Feb 212005
Authors: Clarke Reader

Some business students are involved with a class project in which the goal is to do marketing for Chevrolet Cobalt.

The project includes market research, public relations and advertising campaigns and a presentation.

"In the marketing department we have a history of doing programs like this for six years," said Ken Manning, associate professor of marketing, who is the class advisor. "We've worked with organizations like GM (General Motors), Honda and Wells Fargo."

Twenty-four students are in the class, but many more applied.

"The application process was students submitted application forms, a letter of application and a resume. A panel of professors, based on materials submitted, made a decision on which students to invite to the class," Manning said. "It's the sort of class you have to cap, because it gets too difficult to coordinate with a large number."

Once the students entered the program, the work for the campaign began.

"We broke down into departments," said Patrick Riley, a junior marketing major. "There's campaigning coordinator, ads and sales, public relations, published reports, market research and team coordinator."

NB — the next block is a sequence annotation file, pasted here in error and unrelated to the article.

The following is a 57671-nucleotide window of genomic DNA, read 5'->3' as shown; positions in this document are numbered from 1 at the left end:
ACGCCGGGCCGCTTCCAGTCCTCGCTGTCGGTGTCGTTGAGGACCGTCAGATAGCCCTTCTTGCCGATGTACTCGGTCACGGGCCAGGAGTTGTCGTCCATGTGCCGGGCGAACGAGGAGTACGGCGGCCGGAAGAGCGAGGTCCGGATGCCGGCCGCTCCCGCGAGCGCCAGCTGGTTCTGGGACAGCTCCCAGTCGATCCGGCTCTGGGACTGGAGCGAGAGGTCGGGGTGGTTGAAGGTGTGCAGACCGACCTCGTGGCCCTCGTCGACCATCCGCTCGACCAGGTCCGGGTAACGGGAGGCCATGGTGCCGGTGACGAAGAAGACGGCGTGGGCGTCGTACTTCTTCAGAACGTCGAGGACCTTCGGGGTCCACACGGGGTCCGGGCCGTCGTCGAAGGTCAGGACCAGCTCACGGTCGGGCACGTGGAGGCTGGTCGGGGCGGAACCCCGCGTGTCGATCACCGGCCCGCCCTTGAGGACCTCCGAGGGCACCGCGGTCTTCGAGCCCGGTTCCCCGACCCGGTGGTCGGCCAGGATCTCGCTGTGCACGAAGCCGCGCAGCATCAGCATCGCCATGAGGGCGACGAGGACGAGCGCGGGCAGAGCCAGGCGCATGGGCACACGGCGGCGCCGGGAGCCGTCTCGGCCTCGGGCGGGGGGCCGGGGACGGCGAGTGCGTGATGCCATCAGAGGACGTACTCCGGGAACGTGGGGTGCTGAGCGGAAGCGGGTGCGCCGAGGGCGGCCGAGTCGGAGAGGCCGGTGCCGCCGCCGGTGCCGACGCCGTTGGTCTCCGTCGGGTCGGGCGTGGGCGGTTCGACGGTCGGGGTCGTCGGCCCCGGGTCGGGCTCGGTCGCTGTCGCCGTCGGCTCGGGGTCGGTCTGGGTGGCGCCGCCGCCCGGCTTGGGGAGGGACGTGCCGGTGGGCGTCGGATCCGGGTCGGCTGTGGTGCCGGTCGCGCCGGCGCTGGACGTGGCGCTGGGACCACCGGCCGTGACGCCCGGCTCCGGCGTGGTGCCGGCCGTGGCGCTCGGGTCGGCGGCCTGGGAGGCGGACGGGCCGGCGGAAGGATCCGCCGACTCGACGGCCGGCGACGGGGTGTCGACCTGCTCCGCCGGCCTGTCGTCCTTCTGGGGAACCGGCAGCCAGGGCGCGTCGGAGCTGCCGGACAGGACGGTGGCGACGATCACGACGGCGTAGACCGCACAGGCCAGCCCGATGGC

So far, the students have already started to do research for what kind of campaign they would like to produce.

"We've been on campus and done research," said Brooke Firchow, a senior marketing major. "We're trying to find out where students stand, so we can set up a campaign to inform people on the Cobalt and what it has to offer."

Manning has worked on programs like this before, and knows what needs to be done to have a successful promotion.

"My main philosophy is to provide an advisory role and let the students make the decisions. They organize the teams and ultimately satisfy the client," Manning said. "I make sure they set their expectations high because the client's expectations are high."

The central goal of the class is to give students a good experience and teach them something they can use later on.

"My main goal is for students to have a high quality learning experience. They will have an opportunity to bring what they've learned from other classes into this," Manning said.

The students in the class feel the same way.

"You take classes and learn things you'll need in the real world, but wonder if you can remember and apply them; so this class forces you to apply them," Riley said. "I hope to find something through it I can apply to and a career out of."

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